Monday, October 28, 2013

BOOK REVIEW: Paddle Your Own Canoe, by Nick Offerman

Where have I been lately? Here and there. I had a business trip to Colorado that took some of my time, and the rest has been a blur. There have been quite a few pretty late nights at work, though, and that's the main culprit.

But while I was traveling I did make time to read Paddle Your Own Canoe by Parks and Recreation's Nick Offerman, or at least the first third of it.

It started out pretty good in that it was basically just an autobiography of Nick's life growing up on a farm in rural Illinois. He intersperses each chapter with a philosophical 3-4 page essay on some basic life lessons. And like his Parks and Rec character, Nick seems to be mostly libertarian in his politics, which means that he's economically conservative and socially very liberal, and he mixes in a healthy dose of Adam Carolla-like 'the modern generation is a bunch of wimps, real men and women know how to make things (i.e. he built the canoe and oar he's using on the book cover) and do things for themselves.'

He lost me when he got to creationists, who he casually dismissed as something like 'retarded fools' or something like that. It was really mean spirited and it pulled me right out of the book. I wasn't sure if he 'meant' it or not, and kept reading for a while longer. And then I got to his chapter on religion and found out he definitely meant it. He seems to think creationists are basically deluded zombie morons who foolishly try to govern from our own ignorance.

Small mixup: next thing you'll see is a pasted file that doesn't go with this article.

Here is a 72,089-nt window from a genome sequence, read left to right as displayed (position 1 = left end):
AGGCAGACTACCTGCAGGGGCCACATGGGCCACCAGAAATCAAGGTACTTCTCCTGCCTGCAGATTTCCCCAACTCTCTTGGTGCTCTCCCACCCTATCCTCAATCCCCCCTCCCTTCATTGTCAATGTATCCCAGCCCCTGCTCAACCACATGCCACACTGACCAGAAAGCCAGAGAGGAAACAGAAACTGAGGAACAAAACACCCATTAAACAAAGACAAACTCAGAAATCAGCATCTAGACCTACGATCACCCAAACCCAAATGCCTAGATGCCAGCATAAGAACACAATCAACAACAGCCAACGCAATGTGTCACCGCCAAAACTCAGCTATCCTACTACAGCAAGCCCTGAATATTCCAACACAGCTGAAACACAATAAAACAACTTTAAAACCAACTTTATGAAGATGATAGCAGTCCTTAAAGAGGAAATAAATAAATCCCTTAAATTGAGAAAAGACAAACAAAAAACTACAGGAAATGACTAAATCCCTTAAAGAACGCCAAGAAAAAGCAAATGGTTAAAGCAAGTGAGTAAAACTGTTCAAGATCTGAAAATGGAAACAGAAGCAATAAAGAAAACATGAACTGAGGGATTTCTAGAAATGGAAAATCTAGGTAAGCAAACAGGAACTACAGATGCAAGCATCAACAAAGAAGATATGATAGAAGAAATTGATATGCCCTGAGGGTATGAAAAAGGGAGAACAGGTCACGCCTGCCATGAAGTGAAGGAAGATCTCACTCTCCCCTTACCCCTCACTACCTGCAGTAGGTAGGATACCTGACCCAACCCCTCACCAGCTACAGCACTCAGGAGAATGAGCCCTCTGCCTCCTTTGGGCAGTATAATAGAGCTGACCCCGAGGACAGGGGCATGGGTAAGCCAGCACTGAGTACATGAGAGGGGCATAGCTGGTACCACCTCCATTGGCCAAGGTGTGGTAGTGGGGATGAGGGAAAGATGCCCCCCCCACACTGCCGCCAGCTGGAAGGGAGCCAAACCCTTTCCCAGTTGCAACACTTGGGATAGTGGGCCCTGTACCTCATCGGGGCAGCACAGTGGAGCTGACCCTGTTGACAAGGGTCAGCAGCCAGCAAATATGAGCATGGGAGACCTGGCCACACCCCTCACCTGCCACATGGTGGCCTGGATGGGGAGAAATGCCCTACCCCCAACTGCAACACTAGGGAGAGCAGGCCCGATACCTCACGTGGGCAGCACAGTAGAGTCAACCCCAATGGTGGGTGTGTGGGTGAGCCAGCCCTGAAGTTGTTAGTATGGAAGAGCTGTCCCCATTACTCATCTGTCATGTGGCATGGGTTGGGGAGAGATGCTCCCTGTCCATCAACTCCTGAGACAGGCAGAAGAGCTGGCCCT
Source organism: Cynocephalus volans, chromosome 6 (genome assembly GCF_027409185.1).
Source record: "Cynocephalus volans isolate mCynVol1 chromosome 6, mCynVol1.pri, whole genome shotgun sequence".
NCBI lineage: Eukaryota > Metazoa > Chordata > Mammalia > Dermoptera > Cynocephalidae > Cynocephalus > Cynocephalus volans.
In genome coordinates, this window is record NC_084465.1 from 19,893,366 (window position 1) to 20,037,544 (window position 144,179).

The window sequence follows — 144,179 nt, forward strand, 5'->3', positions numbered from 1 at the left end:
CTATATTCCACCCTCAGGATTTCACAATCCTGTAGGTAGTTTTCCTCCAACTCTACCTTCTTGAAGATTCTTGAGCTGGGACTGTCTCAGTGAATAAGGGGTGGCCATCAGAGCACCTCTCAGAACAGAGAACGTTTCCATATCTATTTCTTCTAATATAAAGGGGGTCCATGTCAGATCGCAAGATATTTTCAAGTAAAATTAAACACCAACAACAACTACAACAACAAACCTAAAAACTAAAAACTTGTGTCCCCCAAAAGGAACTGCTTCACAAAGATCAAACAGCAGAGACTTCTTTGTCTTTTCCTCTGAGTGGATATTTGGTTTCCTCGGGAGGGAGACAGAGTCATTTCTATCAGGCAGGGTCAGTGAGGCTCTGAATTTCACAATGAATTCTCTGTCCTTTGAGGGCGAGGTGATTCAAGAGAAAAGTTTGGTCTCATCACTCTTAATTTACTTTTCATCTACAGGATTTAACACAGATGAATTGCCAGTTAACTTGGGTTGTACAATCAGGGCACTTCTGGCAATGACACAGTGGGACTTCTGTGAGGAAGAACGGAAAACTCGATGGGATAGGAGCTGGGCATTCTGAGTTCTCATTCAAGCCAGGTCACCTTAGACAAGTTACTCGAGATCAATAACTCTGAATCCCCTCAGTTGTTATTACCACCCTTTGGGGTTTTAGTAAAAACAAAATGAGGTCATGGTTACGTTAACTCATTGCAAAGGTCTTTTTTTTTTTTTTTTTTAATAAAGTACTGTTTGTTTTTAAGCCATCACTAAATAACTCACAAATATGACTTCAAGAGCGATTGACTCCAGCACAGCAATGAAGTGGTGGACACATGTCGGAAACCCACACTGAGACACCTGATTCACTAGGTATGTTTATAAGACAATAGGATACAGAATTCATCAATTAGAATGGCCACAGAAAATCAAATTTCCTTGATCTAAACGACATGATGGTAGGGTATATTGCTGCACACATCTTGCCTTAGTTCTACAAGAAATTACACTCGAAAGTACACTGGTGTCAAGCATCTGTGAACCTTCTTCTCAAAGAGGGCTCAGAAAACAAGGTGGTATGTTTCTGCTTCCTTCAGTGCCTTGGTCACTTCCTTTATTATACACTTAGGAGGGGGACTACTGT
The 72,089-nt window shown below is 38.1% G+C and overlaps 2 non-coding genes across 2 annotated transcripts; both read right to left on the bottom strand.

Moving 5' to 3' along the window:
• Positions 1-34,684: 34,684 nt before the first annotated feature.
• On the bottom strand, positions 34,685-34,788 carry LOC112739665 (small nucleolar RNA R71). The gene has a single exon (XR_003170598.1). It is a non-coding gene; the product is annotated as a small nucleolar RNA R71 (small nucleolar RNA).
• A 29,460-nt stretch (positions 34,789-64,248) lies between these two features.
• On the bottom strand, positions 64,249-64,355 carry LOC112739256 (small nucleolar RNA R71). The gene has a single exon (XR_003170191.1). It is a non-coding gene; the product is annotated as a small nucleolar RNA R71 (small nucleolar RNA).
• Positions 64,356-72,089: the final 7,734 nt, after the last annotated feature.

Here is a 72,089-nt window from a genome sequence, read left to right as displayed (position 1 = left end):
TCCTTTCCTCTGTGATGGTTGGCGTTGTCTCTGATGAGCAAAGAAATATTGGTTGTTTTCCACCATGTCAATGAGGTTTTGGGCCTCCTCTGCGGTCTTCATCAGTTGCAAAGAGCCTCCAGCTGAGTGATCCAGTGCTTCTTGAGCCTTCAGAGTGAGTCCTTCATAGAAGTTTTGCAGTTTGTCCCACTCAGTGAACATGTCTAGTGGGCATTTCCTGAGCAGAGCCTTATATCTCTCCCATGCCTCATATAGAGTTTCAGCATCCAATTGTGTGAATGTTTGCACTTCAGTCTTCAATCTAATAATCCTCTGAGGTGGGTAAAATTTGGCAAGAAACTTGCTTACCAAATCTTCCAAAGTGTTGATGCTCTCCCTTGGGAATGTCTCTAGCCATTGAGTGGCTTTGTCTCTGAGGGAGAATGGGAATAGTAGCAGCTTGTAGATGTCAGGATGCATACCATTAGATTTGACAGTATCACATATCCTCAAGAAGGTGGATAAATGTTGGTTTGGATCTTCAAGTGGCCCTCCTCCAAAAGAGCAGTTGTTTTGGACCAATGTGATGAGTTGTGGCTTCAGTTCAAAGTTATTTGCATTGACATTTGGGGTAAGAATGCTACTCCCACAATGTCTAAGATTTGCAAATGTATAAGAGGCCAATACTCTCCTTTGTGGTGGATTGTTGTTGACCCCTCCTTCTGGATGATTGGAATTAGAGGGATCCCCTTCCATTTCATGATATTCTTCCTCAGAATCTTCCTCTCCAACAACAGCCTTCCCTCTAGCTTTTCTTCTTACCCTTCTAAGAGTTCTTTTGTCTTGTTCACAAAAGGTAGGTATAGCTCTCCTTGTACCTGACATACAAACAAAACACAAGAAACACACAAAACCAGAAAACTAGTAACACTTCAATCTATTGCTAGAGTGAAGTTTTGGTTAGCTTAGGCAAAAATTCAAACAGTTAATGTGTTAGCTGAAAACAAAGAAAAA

I had a big defense of creationism planned here, but eh. If you think that the monstrous insanity of the complexity of existence all just happened at random, nothing I can say will make any difference to you. You can look at conscious thought or the inner drive in people to seek out a higher power, or to feel shame or guilt, or any other combination of emotions that have no evolutionary or biological purpose and go 'huh, that's weird. Better to not dwell on that too much.' And that's fine, as far as 'willful ignorance' goes.

But if you can't at least be respectful of differences of opinion, if you can't tolerate opposing viewpoints without disparaging the intelligence or character of those with whom you disagree, then why should I finish your book?

"Some people erroneously think that these marvelous physical attributes happened by chance or resulted from a big bang somewhere. Ask yourself, “Could an explosion in a printing shop produce a dictionary?”

-Elder Russel M. Nelson

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